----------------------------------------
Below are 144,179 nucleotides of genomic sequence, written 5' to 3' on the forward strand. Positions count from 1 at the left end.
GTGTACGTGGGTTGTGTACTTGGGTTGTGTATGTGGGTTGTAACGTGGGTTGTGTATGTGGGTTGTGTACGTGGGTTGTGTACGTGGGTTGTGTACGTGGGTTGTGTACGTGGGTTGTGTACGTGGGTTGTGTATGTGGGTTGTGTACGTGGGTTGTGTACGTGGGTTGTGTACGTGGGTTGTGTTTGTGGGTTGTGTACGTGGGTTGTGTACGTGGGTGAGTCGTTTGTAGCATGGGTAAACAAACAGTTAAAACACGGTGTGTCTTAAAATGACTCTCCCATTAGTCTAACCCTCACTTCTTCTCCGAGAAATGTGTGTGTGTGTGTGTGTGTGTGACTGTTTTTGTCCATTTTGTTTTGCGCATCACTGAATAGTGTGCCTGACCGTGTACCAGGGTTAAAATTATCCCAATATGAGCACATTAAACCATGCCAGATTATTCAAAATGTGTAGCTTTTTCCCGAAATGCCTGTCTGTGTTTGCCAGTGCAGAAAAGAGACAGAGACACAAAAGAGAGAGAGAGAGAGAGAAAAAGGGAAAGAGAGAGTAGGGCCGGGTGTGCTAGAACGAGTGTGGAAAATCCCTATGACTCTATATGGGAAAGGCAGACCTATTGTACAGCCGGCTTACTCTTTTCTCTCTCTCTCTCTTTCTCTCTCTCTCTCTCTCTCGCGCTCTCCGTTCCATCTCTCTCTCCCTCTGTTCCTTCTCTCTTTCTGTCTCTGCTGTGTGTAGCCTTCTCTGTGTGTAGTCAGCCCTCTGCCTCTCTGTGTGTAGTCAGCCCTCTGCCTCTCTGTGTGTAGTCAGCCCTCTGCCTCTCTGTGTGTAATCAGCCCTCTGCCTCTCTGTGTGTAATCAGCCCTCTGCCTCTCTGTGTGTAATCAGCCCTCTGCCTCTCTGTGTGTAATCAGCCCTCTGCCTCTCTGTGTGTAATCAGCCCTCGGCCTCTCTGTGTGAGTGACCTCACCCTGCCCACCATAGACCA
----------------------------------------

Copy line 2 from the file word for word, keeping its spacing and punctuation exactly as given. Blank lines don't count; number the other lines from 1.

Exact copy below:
GTGTACGTGGGTTGTGTACTTGGGTTGTGTATGTGGGTTGTAACGTGGGTTGTGTATGTGGGTTGTGTACGTGGGTTGTGTACGTGGGTTGTGTACGTGGGTTGTGTACGTGGGTTGTGTACGTGGGTTGTGTATGTGGGTTGTGTACGTGGGTTGTGTACGTGGGTTGTGTACGTGGGTTGTGTTTGTGGGTTGTGTACGTGGGTTGTGTACGTGGGTGAGTCGTTTGTAGCATGGGTAAACAAACAGTTAAAACACGGTGTGTCTTAAAATGACTCTCCCATTAGTCTAACCCTCACTTCTTCTCCGAGAAATGTGTGTGTGTGTGTGTGTGTGTGACTGTTTTTGTCCATTTTGTTTTGCGCATCACTGAATAGTGTGCCTGACCGTGTACCAGGGTTAAAATTATCCCAATATGAGCACATTAAACCATGCCAGATTATTCAAAATGTGTAGCTTTTTCCCGAAATGCCTGTCTGTGTTTGCCAGTGCAGAAAAGAGACAGAGACACAAAAGAGAGAGAGAGAGAGAGAAAAAGGGAAAGAGAGAGTAGGGCCGGGTGTGCTAGAACGAGTGTGGAAAATCCCTATGACTCTATATGGGAAAGGCAGACCTATTGTACAGCCGGCTTACTCTTTTCTCTCTCTCTCTCTTTCTCTCTCTCTCTCTCTCTCGCGCTCTCCGTTCCATCTCTCTCTCCCTCTGTTCCTTCTCTCTTTCTGTCTCTGCTGTGTGTAGCCTTCTCTGTGTGTAGTCAGCCCTCTGCCTCTCTGTGTGTAGTCAGCCCTCTGCCTCTCTGTGTGTAGTCAGCCCTCTGCCTCTCTGTGTGTAATCAGCCCTCTGCCTCTCTGTGTGTAATCAGCCCTCTGCCTCTCTGTGTGTAATCAGCCCTCTGCCTCTCTGTGTGTAATCAGCCCTCTGCCTCTCTGTGTGTAATCAGCCCTCGGCCTCTCTGTGTGAGTGACCTCACCCTGCCCACCATAGACCA